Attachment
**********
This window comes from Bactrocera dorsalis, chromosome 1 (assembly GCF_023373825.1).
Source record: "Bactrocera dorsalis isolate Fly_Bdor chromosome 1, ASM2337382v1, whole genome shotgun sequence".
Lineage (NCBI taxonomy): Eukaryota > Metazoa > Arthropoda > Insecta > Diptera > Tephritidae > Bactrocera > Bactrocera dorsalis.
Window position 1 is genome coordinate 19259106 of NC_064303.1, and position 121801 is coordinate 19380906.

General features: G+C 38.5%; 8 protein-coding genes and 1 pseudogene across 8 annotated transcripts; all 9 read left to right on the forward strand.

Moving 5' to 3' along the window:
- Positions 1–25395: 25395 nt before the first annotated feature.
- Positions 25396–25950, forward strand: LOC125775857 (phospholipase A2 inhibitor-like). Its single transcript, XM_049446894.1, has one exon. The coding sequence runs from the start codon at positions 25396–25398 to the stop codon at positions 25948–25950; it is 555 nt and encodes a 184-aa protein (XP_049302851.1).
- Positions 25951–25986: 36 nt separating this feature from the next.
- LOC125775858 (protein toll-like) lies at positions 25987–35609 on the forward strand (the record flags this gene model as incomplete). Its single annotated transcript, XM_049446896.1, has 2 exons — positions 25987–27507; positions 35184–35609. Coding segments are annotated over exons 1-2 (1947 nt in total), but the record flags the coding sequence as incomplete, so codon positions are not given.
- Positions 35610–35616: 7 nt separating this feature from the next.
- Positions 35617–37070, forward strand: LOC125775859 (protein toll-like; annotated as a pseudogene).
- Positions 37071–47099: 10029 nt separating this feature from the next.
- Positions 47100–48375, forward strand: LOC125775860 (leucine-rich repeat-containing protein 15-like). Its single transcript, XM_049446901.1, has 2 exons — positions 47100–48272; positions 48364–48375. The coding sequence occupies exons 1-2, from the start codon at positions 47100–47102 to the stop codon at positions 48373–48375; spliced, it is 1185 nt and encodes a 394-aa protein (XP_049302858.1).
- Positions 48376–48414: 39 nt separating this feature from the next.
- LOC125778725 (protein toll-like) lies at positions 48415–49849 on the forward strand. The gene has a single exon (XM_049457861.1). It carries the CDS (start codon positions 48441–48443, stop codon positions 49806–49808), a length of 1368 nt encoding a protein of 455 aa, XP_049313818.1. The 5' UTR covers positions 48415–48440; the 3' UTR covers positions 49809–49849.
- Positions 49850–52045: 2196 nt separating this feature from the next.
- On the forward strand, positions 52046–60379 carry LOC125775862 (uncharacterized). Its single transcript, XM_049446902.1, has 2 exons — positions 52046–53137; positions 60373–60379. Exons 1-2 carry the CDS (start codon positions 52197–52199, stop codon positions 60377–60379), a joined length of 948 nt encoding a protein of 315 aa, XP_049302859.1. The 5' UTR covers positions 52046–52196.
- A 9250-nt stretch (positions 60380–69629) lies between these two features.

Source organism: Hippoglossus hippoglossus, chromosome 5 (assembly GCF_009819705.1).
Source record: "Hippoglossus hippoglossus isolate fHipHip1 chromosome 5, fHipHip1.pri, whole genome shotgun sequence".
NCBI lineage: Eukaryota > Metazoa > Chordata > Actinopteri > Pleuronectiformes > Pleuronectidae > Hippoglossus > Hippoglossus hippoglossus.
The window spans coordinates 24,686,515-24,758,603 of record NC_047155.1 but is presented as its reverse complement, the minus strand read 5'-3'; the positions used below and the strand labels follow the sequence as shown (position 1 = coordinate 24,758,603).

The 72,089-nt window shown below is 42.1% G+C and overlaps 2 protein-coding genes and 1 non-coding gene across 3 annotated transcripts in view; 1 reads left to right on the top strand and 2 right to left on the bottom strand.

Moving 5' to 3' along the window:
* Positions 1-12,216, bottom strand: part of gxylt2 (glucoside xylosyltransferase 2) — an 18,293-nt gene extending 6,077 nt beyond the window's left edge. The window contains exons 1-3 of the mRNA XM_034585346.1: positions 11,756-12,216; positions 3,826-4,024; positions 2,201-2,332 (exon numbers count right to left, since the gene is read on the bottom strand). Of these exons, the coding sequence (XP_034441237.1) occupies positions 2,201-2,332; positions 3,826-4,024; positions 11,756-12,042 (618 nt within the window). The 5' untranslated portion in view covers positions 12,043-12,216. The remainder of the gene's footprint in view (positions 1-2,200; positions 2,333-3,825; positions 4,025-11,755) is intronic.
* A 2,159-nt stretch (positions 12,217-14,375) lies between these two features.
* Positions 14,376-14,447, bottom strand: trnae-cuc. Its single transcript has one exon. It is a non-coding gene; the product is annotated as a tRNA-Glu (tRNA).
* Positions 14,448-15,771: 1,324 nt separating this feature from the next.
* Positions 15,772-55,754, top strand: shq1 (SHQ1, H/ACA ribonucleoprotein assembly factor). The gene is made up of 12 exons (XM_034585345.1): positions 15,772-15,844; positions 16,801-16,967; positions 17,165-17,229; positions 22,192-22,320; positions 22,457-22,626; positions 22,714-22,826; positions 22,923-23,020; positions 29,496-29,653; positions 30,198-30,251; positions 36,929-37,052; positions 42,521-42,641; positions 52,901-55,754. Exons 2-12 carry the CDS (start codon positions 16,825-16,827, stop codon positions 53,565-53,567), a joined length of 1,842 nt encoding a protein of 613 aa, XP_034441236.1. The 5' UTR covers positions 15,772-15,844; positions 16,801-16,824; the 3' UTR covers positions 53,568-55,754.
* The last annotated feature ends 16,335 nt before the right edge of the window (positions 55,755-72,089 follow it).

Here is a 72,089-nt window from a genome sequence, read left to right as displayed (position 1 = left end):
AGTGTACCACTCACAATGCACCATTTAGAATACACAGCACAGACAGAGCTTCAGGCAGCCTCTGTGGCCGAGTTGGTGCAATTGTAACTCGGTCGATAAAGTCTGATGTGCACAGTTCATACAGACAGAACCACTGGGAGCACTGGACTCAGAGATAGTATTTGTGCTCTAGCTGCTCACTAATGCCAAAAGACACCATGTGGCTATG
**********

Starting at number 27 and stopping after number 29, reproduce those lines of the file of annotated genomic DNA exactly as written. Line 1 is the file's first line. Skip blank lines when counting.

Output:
* A 2,159-nt stretch (positions 12,217-14,375) lies between these two features.
* Positions 14,376-14,447, bottom strand: trnae-cuc. Its single transcript has one exon. It is a non-coding gene; the product is annotated as a tRNA-Glu (tRNA).
* Positions 14,448-15,771: 1,324 nt separating this feature from the next.